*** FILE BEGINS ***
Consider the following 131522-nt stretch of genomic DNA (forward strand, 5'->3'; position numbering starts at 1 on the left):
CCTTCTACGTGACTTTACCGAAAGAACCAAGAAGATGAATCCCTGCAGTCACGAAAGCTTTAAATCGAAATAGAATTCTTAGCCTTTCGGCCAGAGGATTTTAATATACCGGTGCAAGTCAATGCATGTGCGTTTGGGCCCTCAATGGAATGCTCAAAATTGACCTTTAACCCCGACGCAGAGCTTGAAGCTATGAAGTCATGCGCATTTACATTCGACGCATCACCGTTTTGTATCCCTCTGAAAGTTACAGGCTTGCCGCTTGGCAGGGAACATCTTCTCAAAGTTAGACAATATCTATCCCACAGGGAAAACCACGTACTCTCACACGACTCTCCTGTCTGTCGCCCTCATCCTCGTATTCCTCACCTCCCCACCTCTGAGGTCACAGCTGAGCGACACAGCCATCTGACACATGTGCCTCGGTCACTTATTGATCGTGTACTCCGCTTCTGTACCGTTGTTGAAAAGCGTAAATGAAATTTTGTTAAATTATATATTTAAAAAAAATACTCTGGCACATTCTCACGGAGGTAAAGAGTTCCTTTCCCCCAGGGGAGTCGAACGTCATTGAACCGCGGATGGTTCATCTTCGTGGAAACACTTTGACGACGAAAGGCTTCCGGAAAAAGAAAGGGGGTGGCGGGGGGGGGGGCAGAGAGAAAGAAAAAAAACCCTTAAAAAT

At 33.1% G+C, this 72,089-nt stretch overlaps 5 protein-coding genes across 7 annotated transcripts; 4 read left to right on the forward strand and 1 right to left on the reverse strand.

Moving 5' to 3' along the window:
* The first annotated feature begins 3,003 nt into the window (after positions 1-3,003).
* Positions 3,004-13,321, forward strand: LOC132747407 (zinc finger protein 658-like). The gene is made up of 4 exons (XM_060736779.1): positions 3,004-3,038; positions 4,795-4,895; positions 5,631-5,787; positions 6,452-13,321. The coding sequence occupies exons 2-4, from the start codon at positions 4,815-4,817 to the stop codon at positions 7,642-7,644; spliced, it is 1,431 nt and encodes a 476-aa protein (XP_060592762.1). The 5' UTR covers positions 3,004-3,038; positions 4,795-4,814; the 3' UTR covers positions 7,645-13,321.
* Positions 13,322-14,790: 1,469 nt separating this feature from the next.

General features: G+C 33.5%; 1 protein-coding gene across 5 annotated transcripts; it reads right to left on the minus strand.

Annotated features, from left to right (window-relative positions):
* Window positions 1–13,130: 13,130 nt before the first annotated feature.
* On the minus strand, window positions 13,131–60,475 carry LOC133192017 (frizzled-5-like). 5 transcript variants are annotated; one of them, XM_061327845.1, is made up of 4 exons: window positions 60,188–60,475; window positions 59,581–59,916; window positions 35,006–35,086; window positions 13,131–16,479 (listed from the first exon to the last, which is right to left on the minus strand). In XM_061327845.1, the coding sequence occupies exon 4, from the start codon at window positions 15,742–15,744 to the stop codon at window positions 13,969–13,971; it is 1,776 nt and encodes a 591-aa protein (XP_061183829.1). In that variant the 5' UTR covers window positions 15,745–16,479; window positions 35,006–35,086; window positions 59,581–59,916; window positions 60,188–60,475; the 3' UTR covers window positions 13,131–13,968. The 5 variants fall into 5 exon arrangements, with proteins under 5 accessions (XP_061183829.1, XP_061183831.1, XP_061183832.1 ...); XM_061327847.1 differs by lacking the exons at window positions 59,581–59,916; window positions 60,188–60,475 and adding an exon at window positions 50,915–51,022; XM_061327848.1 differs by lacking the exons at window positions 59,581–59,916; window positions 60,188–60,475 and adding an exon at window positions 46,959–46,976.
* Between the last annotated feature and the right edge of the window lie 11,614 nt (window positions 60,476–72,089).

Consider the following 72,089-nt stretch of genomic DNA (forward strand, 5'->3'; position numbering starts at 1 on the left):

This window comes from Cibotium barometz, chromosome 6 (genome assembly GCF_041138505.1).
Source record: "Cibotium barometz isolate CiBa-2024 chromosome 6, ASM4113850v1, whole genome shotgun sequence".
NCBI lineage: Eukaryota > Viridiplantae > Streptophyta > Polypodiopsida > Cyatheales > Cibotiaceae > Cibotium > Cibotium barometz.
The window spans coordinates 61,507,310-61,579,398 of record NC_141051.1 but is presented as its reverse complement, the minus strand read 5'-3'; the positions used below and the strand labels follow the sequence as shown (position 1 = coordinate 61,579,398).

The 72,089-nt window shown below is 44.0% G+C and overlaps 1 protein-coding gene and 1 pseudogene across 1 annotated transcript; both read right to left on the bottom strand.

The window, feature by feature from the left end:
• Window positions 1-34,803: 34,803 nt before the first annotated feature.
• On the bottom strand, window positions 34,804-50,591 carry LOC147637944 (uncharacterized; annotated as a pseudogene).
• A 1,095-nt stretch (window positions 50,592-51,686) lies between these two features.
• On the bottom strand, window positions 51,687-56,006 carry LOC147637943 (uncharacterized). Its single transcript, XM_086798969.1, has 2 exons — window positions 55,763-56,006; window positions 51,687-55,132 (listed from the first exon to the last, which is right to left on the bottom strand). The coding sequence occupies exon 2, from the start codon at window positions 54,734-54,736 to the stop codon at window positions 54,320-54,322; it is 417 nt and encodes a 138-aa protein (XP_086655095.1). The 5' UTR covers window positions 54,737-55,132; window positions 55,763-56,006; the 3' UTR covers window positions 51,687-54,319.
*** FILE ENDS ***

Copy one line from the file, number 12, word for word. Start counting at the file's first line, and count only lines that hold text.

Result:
* Between the last annotated feature and the right edge of the window lie 11,614 nt (window positions 60,476–72,089).